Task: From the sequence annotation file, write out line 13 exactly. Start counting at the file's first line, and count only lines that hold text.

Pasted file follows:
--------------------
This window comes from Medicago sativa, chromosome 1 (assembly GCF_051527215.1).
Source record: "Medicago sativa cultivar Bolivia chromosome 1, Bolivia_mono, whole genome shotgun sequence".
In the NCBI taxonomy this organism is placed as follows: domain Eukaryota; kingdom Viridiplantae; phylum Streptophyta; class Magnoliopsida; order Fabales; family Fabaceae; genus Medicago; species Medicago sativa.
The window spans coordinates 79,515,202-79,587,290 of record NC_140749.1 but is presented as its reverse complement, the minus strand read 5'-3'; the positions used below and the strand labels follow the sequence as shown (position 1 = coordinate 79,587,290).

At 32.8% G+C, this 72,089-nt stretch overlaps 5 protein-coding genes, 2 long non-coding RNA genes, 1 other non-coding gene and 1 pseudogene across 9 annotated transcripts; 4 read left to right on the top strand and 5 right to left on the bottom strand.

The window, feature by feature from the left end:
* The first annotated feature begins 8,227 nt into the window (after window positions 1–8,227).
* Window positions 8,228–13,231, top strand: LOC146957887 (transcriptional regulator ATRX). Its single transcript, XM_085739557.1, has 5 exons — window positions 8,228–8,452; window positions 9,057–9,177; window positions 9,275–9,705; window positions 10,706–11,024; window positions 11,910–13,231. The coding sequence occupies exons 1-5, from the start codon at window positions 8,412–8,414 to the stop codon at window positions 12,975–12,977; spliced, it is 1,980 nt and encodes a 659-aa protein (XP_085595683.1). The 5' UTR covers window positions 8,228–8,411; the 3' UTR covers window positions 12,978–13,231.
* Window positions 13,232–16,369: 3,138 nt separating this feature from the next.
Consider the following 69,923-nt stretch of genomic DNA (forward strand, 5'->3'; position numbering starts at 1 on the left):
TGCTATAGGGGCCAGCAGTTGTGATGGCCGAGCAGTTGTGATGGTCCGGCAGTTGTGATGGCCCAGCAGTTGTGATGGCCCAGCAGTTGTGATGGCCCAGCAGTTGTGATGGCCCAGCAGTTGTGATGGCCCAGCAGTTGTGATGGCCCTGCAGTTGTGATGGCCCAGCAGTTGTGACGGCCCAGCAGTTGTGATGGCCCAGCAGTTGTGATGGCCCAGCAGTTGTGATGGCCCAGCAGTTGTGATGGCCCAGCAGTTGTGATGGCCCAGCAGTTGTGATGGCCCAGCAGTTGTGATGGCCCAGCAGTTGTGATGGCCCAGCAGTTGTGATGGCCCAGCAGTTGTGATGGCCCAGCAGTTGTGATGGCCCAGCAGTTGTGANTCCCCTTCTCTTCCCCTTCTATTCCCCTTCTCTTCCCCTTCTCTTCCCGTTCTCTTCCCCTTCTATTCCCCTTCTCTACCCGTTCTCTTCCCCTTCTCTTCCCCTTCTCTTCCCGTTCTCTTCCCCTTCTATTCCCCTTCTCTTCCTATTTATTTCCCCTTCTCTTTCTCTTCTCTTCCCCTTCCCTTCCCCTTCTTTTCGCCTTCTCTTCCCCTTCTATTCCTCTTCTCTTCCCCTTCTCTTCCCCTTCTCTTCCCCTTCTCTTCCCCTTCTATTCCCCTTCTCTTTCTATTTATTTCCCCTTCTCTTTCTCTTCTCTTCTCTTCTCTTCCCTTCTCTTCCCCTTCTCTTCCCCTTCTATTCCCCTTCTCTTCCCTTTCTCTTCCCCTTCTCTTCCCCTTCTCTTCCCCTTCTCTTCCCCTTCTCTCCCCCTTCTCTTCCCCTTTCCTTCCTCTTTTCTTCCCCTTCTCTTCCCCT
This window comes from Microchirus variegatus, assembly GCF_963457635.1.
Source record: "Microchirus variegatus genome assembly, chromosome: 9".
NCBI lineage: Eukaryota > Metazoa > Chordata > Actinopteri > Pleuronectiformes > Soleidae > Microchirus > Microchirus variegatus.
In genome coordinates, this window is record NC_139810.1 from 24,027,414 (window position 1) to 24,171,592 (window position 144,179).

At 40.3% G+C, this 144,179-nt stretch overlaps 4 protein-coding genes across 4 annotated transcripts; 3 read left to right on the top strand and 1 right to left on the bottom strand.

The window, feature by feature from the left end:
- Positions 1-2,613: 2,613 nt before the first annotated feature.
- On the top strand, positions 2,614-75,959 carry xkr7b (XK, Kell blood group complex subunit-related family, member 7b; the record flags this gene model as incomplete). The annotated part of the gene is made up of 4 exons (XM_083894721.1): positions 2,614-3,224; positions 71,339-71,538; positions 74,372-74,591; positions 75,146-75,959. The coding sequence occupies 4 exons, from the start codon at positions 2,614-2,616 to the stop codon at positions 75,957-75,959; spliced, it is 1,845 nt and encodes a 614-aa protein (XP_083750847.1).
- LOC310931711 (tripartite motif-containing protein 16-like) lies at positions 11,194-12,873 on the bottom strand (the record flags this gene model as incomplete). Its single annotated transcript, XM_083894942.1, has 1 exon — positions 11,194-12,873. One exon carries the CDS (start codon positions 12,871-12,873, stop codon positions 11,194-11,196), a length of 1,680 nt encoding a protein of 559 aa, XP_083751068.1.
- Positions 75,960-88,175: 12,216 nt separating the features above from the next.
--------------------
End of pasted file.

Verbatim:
Source record: "Microchirus variegatus genome assembly, chromosome: 9".